Increased visits to libraries by law enforcement agents, including FBI agents and officers of state, county, and municipal police departments, are raising considerable concern among the public and the library community. These visits are not only a result of the increased surveillance and investigation prompted by the events of September 11, 2001, and the subsequent passage of the USA Patriot Act, but also as a result of law enforcement officers investigating computer crimes, including e-mail threats and possible violations of the laws addressing online obscenity and child pornography.
Don't communities want officers investigating online obscenity and child pornography? Or terrorism? Who is the ALA that it decides to oppose that, then guide local libraries on how to oppose it? Exactly why do people think ALA policy should control local libraries?
One more for good measure: "Ten Year Sentence for Phoenix Library Child Pornography Trafficker," by Frank Kardasz, Ed.D., Dr. Frank Kardasz (Ed.D.), 3 February 2008.
Apparently, we have the ALA to thank for this: "The library did not require users to provide any proof of identity in order to use the computers and investigators later learned that the computers have software set to eliminate evidence shortly after a patron departs."
I wonder who set the software like that and why? Shouldn't the ALA be at least partly responsible for the consequences? For the child victims? Is there no one willing to sue the ALA for the consequences of the radical policies it forces into local communities? I think thwarting law enforcement to spite the Bush administration and in a manner that endangers children and citizens generally is radical, don't you? See my other blog posts about libraries and child pornography.
Does your local community public library have a similar policy, and is that what the community really wants?
Tuesday, June 23, 2009
From "Court Rules Against Contra Costa County on Use of Library Room for Religion," by John Simerman, Contra Costa Times, 22 June 2009:
The meeting room at the county library branch in Antioch has been booked for Alcoholics Anonymous meetings, American Idol auditions, gospel play rehearsals, even a party to celebrate National Hot Dog Month.
Now, religious groups are free to worship there, too.
A federal district court judge on Friday barred Contra Costa County from enforcing a ban on religious services in the room, nearly five years after Faith Center Church Evangelistic Ministries sued after being shut out of the room.
The issue for Judge Jeffrey White was not the ban on worship. A federal appeals court panel in 2006 ruled that the county could exclude certain categories of speech in the room, including religious services, without running afoul of First Amendment rights.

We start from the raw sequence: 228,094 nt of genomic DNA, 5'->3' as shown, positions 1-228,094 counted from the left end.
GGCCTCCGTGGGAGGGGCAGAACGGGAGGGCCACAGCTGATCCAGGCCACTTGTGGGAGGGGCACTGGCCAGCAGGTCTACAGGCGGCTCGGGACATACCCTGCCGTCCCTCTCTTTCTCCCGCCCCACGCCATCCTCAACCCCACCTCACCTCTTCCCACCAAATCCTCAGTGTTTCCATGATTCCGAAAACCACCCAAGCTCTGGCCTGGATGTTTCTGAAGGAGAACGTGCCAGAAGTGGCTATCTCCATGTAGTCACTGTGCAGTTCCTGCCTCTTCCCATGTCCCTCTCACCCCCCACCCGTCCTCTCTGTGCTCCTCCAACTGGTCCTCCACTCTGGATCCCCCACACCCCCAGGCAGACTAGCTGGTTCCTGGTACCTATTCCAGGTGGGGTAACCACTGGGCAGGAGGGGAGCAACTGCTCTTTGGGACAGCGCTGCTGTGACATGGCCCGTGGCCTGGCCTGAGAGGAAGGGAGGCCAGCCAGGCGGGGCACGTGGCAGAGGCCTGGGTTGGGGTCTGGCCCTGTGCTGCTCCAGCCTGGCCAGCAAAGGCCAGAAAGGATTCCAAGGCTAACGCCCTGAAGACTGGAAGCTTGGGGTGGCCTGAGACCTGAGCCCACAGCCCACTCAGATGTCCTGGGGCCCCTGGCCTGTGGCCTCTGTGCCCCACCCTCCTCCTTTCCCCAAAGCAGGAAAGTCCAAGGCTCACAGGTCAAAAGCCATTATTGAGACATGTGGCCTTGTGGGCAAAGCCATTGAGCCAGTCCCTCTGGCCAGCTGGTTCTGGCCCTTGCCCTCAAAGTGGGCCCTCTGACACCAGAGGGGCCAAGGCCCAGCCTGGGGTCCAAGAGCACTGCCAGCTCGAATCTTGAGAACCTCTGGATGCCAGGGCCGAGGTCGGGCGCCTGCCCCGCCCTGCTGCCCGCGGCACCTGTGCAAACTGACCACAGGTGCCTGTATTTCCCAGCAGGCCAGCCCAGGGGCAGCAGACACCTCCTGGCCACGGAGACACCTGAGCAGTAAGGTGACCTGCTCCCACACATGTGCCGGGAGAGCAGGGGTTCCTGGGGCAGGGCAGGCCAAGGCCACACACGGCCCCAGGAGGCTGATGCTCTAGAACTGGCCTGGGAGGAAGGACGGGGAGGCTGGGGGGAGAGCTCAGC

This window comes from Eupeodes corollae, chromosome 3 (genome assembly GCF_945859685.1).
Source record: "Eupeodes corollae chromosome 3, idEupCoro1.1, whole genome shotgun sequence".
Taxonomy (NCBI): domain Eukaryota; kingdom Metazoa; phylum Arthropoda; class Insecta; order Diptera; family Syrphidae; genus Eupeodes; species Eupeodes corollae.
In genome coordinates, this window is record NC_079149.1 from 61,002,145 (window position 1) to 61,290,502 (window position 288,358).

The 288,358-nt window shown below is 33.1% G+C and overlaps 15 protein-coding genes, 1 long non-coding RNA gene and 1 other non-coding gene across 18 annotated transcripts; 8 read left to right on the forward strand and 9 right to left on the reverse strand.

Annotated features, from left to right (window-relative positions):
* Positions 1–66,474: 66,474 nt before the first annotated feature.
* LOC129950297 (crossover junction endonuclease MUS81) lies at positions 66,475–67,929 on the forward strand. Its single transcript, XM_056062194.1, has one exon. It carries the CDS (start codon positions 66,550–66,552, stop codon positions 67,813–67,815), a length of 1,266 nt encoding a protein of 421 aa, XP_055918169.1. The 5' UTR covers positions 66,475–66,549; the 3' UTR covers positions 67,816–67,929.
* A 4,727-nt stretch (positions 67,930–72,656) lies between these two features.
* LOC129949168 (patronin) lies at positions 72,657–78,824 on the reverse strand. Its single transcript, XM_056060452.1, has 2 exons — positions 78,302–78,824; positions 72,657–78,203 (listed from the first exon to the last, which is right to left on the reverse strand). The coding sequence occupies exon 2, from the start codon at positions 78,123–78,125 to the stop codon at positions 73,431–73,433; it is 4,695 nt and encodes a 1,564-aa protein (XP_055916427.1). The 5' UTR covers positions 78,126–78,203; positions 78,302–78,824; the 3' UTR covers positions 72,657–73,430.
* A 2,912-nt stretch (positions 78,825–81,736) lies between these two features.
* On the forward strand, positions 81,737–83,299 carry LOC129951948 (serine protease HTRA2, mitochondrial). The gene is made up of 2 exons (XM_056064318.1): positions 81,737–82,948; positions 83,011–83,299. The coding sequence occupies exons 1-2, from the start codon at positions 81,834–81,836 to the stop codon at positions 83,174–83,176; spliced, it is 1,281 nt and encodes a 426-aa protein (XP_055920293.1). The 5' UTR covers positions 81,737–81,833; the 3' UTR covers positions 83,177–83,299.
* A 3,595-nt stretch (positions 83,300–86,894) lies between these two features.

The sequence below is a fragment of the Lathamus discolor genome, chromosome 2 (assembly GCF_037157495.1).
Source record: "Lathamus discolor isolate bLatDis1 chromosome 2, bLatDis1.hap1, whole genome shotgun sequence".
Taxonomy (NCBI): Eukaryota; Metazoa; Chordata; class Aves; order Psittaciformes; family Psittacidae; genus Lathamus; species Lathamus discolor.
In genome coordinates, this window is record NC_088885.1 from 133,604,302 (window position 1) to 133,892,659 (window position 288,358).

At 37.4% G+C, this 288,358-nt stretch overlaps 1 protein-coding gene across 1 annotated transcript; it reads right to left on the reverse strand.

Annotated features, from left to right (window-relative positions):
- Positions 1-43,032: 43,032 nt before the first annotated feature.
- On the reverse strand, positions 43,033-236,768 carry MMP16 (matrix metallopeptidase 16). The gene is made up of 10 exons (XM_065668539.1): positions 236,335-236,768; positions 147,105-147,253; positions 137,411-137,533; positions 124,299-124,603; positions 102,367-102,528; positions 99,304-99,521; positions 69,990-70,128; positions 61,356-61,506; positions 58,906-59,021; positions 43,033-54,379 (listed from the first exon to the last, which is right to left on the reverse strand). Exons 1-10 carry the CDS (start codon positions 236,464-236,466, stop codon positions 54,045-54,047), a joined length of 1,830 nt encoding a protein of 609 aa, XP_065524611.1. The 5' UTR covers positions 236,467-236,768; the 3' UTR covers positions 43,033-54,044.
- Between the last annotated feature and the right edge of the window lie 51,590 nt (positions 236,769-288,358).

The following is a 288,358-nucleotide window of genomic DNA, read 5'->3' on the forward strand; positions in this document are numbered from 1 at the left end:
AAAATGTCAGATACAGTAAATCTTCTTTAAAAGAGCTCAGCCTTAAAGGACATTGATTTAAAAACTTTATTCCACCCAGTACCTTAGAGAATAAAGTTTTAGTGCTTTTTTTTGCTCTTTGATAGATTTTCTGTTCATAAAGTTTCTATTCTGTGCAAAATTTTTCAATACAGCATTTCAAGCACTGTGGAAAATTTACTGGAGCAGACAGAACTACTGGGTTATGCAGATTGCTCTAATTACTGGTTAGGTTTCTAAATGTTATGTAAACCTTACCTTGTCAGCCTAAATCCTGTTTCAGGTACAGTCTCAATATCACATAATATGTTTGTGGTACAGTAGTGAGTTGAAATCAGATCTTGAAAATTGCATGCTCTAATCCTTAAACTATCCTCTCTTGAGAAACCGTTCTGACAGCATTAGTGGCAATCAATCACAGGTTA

But the devil is in the details: The county, White wrote, cannot figure out how to enforce the ban — how to distinguish worship from speech with a religious viewpoint — without excessively delving into religion.
The American Library Association [ALA] weighed in on the matter that led to this, and once again, I'll have to give credit to the ALA. From "Battles over Meeting Rooms," by Doug Archer, OIF Blog [ALA], 15 June 2009:
Libraries are about providing a place where people can read, listen to, view and otherwise access whatever they wish — from serious research to recreation. In collections of books, videos and CDs this is pretty obvious. What's so different about meeting rooms? If a community group wants to gather in a public room for a legal purpose, why should we care what their point of view is? As long as no single group or view point is allowed to monopolize a limited resource like a public meeting space what difference should it make to us as keepers of the space?
What should we do? Simple, set up a set of content neutral rules that mandate appropriate behavior and apply them to all community groups — dog lovers, cat fanciers, lepidopterists, gun collectors, philatelists, cooks, political parties, advocacy groups, the Klan, even church groups!
The ALA called it right. Bravo!
See also, "Meeting Rooms: An Interpretation of the Library Bill of Rights," by ALA Council, American Library Association, 2 July 1991, ISBN 8389-7550-X.
Tuesday, June 16, 2009
Library Delays Child Porn Incident Report; Holyoke Public Library Director Maria G Pagan Lies to Hide the Truth From the Public
See, "Holyoke Police Chief Anthony Scott Criticizes Library Staff for Waiting 3 Days to Report Child Pornography Viewing," by Ken Ross, The Republican, 15 June 2009, and "Library Faulted in Internet Case," by Ken Ross, The Republican, 16 June 2009.
Library Director Maria G. Pagan claims pornography viewing has not previously occurred. When she is told it has happened numerous times, she continues to deny it. "'There are going to be certain times in the day the computer room is not going to be staffed,' she said. As a result, 'It's the parents' responsibility to keep an eye on the kids.'"
Hey! Ever hear of CIPA-complaint Internet filters? Obviously, your optional filters DO NOT WORK!
- "The Holyoke library does not allow patrons to view Internet pornographic material of any kind on its computers, [library director] Pagan said. 'If you're caught and it's offensive to somebody, you can't view it,' she said."
- "Waiting three days before reporting evidence of someone viewing child pornography on a library computer."
- "Should have been reported immediately."
- "Several incidents prior to that, and they were not reported."